Oman Travel Information
- Visa for Oman
- Sultanate of Oman - entry requirements
- Got a question or comment about Oman? Ask a Travel Expert!
Electrical current is 220/240 volts, 50Hz. Plugs with rectangular, three-pin flat blades are used.
The official language of Oman is Arabic, but English is widely spoken. Hotel staff often also speak German and French.
No vaccinations are required for entry to Oman, except for yellow fever for those entering within six days of having been in an infected area. Visitors should ensure they are up to date on all routine vaccinations. Avoid mosquito bites, as dengue fever may be a risk, and there is a small risk of malaria in remote areas. Brucellosis is reported, particularly in the south of the country. Health and medical services in the country, particularly Muscat, are of a high standard, but are expensive for foreigners (Oman nationals receive free treatment), so health insurance is recommended. Food and water in Muscat is considered safe, but bottled water and precautions with unpasteurised milk are advised outside of the city.
A service charge is usually added to bills, however a 'little extra' is appreciated, as the service charge usually never makes it to the attendant. A general rule would be 5 percent additional to service charge, or between 10-15 percent where service has not been added.
Like all the Gulf States, Oman is considered to be under a high risk of indiscriminate terrorist attacks, particularly against Western interests, therefore vigilance is necessary. Crime, though, is not a problem for visitors, although common sense precautions should be practised. Rental and company vehicles have been vulnerable to robbery in the southern areas of Thumrait, Marmul and Nimr. Piracy is considered a threat in the Gulf of Aden and the Indian Ocean. Women are advised not to wear shorts or scanty clothing in the towns to avoid risk of sexual harassment. It is advised to carry a copy of your passport at all times.
Oman is a predominantly Muslim country and visitors should respect religious sensitivity, particularly in the matter of dress and public conduct. Women, in particular, should wear loose fitting clothes that cover most of the body. Eating, drinking and smoking in public during the holy month of Ramadan should be avoided, as it is forbidden by the Muslim culture. Homosexuality is illegal in the country. Importing obscene publications or videos is subject to severe penalties. Alcohol is available only at licensed hotels and restaurants and penalties for driving under the influence of alcohol are drastic. The legal blood alcohol level in the country is close to zero.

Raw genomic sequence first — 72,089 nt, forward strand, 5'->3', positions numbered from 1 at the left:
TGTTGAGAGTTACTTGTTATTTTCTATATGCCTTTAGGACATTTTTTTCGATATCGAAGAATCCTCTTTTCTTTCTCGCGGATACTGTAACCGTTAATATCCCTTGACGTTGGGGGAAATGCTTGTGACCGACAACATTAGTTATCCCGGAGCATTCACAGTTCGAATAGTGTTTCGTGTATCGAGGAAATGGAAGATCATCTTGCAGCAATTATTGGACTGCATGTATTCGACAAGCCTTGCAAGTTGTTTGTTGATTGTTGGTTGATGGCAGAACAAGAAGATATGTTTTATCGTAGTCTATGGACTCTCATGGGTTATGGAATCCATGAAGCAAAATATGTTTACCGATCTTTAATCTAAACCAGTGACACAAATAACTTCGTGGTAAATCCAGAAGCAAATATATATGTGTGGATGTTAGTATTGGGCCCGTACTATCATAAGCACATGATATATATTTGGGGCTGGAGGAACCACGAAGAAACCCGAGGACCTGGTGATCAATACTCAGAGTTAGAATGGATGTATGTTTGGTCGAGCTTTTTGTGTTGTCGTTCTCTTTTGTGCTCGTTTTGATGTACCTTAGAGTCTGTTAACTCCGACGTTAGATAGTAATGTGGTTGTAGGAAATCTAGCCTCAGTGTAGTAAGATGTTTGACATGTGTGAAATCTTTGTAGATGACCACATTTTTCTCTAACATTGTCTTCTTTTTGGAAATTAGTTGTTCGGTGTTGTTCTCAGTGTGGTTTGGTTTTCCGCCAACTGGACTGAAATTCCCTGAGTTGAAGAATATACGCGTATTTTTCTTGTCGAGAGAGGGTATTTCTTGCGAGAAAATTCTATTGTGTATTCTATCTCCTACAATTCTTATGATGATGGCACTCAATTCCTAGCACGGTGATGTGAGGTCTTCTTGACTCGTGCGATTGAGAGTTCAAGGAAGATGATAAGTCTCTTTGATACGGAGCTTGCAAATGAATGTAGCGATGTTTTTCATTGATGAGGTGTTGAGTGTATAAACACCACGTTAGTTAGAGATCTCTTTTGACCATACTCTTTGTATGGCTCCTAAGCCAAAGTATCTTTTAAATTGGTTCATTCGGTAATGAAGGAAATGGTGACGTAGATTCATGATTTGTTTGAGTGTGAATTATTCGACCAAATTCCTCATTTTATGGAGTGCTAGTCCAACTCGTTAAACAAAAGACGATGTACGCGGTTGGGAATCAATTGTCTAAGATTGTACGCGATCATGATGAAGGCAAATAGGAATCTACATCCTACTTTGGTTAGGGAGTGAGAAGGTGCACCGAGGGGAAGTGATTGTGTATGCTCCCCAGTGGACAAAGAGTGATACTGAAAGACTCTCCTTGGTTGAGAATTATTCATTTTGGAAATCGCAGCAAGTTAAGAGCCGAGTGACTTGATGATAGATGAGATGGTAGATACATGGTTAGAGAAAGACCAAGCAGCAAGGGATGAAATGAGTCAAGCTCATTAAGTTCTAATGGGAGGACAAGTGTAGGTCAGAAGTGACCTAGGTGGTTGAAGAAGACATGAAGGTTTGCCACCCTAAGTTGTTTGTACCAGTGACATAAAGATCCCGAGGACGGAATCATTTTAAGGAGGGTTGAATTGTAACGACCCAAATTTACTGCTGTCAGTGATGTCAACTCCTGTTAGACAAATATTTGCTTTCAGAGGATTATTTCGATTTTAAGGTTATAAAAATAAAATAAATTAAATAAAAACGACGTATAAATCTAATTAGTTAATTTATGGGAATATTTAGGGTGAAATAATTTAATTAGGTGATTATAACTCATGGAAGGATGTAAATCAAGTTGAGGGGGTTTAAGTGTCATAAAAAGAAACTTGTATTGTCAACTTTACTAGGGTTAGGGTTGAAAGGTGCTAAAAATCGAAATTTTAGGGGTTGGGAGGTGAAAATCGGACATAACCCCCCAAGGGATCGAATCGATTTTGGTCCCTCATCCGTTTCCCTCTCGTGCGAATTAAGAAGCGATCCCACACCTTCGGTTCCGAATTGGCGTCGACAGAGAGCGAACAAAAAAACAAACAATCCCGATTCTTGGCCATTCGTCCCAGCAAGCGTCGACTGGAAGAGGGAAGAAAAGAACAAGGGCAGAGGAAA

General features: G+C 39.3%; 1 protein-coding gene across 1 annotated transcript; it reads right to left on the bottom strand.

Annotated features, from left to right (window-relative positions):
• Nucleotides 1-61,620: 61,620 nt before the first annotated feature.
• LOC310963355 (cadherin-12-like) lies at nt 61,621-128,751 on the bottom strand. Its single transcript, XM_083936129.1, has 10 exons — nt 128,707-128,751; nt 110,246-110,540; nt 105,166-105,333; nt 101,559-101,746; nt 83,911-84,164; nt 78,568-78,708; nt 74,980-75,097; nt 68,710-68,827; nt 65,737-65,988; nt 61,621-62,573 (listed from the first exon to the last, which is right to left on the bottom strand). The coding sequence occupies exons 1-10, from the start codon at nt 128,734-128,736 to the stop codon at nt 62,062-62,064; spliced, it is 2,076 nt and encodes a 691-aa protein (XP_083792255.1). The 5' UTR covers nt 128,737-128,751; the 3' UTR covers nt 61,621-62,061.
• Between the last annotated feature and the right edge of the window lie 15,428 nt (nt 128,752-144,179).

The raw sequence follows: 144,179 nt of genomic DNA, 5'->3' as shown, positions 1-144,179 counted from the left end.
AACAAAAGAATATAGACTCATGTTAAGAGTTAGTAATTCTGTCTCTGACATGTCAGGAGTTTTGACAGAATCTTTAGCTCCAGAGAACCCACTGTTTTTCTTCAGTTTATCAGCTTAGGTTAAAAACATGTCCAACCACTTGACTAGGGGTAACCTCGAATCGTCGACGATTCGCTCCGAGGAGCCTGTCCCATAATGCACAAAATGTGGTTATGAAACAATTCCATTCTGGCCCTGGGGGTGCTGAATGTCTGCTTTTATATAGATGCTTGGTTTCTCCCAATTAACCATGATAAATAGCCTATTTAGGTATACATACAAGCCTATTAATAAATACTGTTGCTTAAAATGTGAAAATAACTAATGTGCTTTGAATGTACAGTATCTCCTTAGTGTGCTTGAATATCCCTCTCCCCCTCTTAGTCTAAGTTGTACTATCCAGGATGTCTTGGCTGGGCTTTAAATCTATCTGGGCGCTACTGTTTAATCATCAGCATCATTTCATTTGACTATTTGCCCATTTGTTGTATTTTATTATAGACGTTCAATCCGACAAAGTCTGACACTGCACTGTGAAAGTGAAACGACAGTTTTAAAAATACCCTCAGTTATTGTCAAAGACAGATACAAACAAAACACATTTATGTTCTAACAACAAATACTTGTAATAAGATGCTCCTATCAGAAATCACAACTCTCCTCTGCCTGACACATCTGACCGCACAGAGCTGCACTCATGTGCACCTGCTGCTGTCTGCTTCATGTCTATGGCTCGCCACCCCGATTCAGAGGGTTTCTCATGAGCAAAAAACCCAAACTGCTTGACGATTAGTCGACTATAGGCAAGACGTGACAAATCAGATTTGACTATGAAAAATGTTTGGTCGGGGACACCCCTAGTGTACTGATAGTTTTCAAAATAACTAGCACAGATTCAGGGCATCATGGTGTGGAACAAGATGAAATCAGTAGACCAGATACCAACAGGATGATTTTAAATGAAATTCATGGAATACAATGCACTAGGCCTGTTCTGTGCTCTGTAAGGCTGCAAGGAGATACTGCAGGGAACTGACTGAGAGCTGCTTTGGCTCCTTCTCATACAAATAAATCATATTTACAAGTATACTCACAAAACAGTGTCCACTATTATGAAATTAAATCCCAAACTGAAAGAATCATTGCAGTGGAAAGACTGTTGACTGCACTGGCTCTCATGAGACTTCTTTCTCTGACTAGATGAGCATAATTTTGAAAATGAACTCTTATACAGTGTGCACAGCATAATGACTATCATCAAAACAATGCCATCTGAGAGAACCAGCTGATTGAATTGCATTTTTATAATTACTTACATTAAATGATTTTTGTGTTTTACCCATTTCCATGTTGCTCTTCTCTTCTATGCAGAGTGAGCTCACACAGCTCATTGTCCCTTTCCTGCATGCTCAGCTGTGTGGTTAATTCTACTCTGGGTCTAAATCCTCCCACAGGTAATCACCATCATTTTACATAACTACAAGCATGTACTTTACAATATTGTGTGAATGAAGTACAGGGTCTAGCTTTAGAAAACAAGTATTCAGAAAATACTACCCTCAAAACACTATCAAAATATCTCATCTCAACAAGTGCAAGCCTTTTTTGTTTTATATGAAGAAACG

The business world in Oman is minute, with a small core of families controlling most of the country's industry and trade. As in most of the Middle East, it is preferable to conduct business face to face and develop good working relations built on trust and friendship. Hospitality is important and visitors will be treated with respect; it is a good idea to have a basic idea of Omani customs and attempting to speak some Arabic will be appreciated. Business attire is usually formal with suits and ties the norm; women in particular should dress modestly. English is spoken widely. The working week is normally from Sunday to Thursday, and hours can vary. Most businesses are open from 8am to 1pm and 4pm to 7pm.
The international direct dialling code for Oman is +968, and the outgoing international code 00, followed by the relevant country code (e.g. 0044 for the UK). City/area codes are in use. Oman has GSM and 3G mobile phone networks in operation, with international roaming agreements with most international operaters. There are internet cafes in main towns and cities.
Travellers to Oman do not have to pay duty on 200 cigarettes and 2 litres/2 bottles of liquor per family, provided they are non-Muslim visitors. Meat products officially require an Islamic slaughter certificate. Videotapes for personal use may be confiscated and sent to Ministry of National Heritage and Culture for verification. Prohibited items include dates (including shoots of date palm), coconut, ornamental palm trees and parts thereof. Also prohibited are firearms and toy weapons, swords or knives and flammable material, obscene reading material and non-canned foodstuffs from cholera-infected areas. Items of value may be exempted, subject to an assessment by a security officer.
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